The FoodNoms nutrition label scanner was overhauled in the most recent update.
I released FoodNoms 2020.6 just a few hours ago. This was a smaller release, but it included some major enhancements to FoodNoms' signature feature: the nutrition label scanner.
The previous label scanning algorithm was quite elegant and written in a very functional way: it boiled down to a series of pure array and string transformations. This ended up working good enough for most scenarios, but it had one fatal flaw.
Here's an example of a label that would not scan easily with FoodNoms prior to 2020.6:
See how the "Calories" text is on a separate baseline from the "130"? Previously, FoodNoms would process this as two lines:
["per serving", "130"]. Then it wouldn't ever pick up the value for calories, which is the most important fact to detect!
Prior to 2020.6, the nutrition label scanner algorithm assumed that labels and values would exist on the same baseline and have similar heights. Turns out this isn't always the case.
These types of labels are quite common here in the USA. Going forward, it's actually becoming the standard. The FDA recently published new guidelines for nutrition labels in the United States, and they dictate that the calories amount should be displayed in a larger, bolder font like this:
Even thought the "Calories" text and the value are on the same baseline, FoodNoms would still sometimes get confused with labels like this.
I now take more advantage of the geometry data provided by the Vision framework. The new algorithm detects the nutrients label keywords, then scans horizontally to find candidates for the value.
Unfortunately, this change necessitated that I discard my previous solution and start from scratch. It ended up taking longer than I had originally planned, but I think the end result was totally worth it.
The most visible change amount all of these improvements is a new visual progress indicator. It fills up based on the percentage of the nutrients scanned and turns green when it is confident that it's detected everything that can be detected.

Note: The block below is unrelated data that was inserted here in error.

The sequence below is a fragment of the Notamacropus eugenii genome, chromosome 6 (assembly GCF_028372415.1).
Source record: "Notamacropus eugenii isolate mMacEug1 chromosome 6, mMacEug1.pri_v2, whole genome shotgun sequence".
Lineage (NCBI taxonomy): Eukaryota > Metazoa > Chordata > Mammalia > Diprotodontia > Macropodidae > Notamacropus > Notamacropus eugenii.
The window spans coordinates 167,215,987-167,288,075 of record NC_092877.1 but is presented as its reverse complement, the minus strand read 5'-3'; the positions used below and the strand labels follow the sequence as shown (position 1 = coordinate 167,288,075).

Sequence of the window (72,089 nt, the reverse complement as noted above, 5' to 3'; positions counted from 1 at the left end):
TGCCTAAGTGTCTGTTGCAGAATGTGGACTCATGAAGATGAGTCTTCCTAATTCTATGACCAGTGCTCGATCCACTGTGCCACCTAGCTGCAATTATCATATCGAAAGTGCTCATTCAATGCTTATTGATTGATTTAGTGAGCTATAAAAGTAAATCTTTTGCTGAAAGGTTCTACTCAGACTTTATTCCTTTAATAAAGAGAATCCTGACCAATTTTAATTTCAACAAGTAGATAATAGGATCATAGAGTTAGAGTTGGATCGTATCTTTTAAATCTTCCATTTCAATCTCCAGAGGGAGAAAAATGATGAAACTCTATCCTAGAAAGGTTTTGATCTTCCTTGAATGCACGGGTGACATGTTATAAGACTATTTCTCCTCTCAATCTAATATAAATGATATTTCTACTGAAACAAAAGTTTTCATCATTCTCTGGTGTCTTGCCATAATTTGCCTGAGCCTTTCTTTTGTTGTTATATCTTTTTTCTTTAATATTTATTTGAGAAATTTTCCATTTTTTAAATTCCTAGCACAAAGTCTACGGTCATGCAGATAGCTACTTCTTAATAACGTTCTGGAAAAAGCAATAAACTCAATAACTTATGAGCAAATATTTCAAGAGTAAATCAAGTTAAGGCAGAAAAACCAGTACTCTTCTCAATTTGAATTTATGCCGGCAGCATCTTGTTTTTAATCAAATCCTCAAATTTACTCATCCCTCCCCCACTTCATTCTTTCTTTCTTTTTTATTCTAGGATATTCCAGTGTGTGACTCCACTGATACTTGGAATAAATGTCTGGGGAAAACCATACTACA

Here's my announcement tweet which includes a video capture of the progress indicator in action:
FoodNoms 2020.6 is out with major enhancements to the nutrition label scanner!— FoodNoms (@food_noms) April 4, 2020
Improved data detection, support for vitamins and minerals, improved language support, and a new progress indicator. 📷💘🥫 pic.twitter.com/psGb4I5XbH
This started as a fun experiment and ended up being a huge UX win. One of the biggest problems with the nutrition label scanner has been manually validating that what you've scanned is complete and correct. Now, the new progress indicator lets you keep your focus on the camera and feel more confident that you've captured everything.
Technical side note: this progress bar is built entirely in SwiftUI. It uses a subtle gradient animation, which ended up being a challenge to build. I ended up getting it to work by repurposing some of my animation code I wrote for the first onboarding screen.
I've also added support for vitamins and minerals you'd find on some labels: Vitamin A, Vitamin D, Vitamin E, niacin, calcium, iron, potassium, phosphorus, magnesium, zinc, copper, and manganese.
Currently, FoodNoms will only pick up values with absolute measurements, not percentages of recommended daily intake. Potential future versions may introduce support for percentages.
I've also added improved language support. Users with Spanish and French labels should benefit the most. In fact, I've found that Mexican and Canadian labels now perform on-par with standard USA labels!
This release also introduces a new FAQ-style screen in the app. There are a lot of useful tips and bits of info in this screen. If you regularly use this the nutrition label scanner, I highly recommend you check it out. You can find via the "…" button when scanning.
As part of the algorithm rewrite, I started a functional test suite with real-life labels. This will enable me to make more changes to the algorithm with confidence.
This release is less about moving some metrics, and more about preparing for crowdsourcing food data. These improvements should make it easier and faster to scan nutrition labels, which will be the source for much of the data that will get crowdsourced.
As always, I'll be listening to customer feedback. If you have any complaints or questions about these changes, please let me know.